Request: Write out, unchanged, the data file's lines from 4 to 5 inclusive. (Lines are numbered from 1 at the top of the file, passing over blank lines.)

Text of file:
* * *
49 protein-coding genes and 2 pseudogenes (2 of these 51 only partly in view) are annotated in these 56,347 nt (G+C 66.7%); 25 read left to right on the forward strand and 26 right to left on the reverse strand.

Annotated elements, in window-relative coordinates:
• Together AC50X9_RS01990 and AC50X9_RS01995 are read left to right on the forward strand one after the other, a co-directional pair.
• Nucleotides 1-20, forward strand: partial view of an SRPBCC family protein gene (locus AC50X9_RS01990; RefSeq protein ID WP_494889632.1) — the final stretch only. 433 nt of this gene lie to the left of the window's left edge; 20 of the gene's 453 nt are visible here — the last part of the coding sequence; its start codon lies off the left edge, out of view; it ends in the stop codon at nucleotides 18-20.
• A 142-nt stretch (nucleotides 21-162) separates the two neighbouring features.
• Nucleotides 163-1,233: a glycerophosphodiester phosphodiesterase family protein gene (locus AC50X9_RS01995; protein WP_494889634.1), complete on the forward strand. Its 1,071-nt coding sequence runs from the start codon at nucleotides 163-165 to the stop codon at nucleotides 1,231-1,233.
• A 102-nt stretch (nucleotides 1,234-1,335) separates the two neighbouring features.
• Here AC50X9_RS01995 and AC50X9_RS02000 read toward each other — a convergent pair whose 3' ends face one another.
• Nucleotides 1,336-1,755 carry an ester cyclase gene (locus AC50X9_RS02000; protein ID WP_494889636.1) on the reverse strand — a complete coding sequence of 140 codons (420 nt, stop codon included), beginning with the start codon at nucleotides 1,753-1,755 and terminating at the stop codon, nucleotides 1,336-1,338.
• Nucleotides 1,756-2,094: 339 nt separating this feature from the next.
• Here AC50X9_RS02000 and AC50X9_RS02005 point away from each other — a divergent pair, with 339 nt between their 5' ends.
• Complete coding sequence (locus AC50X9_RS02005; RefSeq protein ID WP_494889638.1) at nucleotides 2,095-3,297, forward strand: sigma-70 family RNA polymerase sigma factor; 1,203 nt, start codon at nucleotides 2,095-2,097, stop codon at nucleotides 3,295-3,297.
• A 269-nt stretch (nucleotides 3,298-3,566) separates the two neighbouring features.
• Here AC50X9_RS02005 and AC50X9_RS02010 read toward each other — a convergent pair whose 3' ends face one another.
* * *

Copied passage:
• Nucleotides 1-20, forward strand: partial view of an SRPBCC family protein gene (locus AC50X9_RS01990; RefSeq protein ID WP_494889632.1) — the final stretch only. 433 nt of this gene lie to the left of the window's left edge; 20 of the gene's 453 nt are visible here — the last part of the coding sequence; its start codon lies off the left edge, out of view; it ends in the stop codon at nucleotides 18-20.
• A 142-nt stretch (nucleotides 21-162) separates the two neighbouring features.